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Seed bank of forage grass genetic resources

Contributors to this page: ILRI, Addis Ababa, Ethiopia (Jean Hanson); Bioversity International/ILRI, Addis Ababa, Ethiopia (Alexandra Jorge).

When seed banks should be used

Forage grasses are usually stored as seeds.

There has been little research on seed storage of many forage grasses and there is limited information about the storage behaviour of seeds of many of the species being conserved. The longevity of the forage seeds depends on the species, their initial seed viability and seed moisture content and storage temperature. Seeds from different species can have varied storage and dormancy characteristics and have been classified according to their longevity as being short-lived, moderately long-lived or long-lived.

Many of the forage grasses have short-lived seeds (seeds that only remain viable for a very few years) or are shy seeders (only a small percentage of the seeds have a caryopsis and will germinate). Species like Panicum maximum (short-lived seeds), Pennisetum purpureum (shy seeder) and Digitaria arianthum shy seeder) are generally maintained in field genebanks.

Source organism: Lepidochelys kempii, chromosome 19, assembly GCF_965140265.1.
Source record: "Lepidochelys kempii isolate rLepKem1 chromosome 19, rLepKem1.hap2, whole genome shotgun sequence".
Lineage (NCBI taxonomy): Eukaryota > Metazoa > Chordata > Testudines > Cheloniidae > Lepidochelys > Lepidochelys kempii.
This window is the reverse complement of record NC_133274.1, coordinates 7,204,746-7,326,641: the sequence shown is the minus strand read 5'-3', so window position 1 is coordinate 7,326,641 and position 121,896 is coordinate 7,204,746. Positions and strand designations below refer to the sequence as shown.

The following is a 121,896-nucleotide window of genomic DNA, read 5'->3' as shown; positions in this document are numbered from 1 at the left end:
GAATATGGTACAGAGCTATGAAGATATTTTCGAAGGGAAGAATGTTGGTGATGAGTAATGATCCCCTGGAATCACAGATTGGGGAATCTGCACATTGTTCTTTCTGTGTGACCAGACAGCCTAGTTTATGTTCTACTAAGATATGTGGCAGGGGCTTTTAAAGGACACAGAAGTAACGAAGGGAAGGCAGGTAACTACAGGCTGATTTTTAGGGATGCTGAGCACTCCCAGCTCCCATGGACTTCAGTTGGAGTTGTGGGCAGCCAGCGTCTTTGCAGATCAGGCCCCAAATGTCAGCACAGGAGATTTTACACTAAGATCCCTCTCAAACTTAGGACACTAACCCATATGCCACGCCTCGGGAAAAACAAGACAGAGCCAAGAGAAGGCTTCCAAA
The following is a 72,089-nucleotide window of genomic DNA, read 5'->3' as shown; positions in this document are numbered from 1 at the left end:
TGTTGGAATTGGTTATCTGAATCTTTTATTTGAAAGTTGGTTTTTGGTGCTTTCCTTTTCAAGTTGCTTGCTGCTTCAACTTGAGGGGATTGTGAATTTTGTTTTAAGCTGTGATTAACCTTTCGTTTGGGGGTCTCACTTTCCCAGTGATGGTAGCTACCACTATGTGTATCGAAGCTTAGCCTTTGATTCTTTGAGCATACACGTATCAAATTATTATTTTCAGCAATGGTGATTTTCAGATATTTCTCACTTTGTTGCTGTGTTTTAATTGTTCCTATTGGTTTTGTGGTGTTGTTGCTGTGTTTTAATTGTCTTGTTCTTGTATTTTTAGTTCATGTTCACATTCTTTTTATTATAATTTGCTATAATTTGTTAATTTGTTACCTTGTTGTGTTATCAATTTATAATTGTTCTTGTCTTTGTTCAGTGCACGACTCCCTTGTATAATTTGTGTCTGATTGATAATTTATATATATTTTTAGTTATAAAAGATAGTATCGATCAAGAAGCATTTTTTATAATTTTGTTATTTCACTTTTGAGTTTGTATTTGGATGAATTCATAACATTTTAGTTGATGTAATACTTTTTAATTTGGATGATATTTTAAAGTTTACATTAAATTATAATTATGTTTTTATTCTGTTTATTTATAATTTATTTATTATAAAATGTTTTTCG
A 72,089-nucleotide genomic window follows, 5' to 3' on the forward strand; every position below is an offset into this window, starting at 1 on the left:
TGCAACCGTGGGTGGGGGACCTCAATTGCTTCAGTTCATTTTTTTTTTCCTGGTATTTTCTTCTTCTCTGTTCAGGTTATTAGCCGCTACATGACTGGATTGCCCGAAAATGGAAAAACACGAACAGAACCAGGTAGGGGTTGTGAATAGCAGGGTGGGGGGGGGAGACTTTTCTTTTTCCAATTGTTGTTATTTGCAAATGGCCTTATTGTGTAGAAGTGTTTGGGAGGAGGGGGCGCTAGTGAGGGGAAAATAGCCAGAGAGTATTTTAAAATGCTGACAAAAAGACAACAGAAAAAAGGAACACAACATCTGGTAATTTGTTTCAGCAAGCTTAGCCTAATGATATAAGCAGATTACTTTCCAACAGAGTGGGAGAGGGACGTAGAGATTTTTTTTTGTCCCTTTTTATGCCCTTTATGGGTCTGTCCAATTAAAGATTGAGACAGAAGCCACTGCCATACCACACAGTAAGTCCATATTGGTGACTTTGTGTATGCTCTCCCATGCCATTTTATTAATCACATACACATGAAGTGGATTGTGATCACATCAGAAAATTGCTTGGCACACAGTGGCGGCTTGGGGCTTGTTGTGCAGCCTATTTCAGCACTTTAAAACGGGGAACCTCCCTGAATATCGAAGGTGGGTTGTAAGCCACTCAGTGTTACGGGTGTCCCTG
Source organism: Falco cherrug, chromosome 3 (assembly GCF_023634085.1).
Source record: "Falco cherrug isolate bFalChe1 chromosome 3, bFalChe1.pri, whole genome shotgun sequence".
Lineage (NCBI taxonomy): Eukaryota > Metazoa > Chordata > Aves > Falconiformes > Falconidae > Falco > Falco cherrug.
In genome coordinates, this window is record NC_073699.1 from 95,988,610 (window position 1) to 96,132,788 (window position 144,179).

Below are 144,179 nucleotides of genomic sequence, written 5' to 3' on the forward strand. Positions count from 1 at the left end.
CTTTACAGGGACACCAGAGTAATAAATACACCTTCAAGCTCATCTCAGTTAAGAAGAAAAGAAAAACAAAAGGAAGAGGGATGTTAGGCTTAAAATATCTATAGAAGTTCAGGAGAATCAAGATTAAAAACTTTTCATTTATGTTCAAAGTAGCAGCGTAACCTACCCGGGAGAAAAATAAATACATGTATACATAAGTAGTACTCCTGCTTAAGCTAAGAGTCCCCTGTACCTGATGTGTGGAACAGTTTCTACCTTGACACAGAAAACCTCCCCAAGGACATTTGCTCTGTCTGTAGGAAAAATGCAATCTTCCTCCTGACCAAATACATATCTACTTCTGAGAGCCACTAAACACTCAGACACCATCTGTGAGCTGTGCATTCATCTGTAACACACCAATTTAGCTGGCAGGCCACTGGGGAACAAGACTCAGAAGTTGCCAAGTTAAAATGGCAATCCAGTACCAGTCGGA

Seeds of forage grass species that have been found to survive for more than five years of cold storage (at 5 % moisture content and 8oC) without substantial loss of viability (Chin and Hanson, 1999) can be stored in seed genebanks:

Andropogon gayanus
Brachiaria brizantha
Brachiaria decumbens
Cenchrus ciliaris
Chloris gayana
Cynodon dactylon
Pennisetum clandestinum

How seed storage should be done

References and further reading

Chin HF, Hanson J. 1999. Seed storage. In: Loch DS, Ferguson J, editors. Forage Seed Production Vol. II Tropical and Subtropical Species. CABI, Wallingford, UK. pp. 303-315.

The Genebanks

The 11 CGIAR genebanks currently conserve 730,000 of cereals and grain legumes, forage crops, tree species, root and tuber crops, bananas and crop wild relatives.

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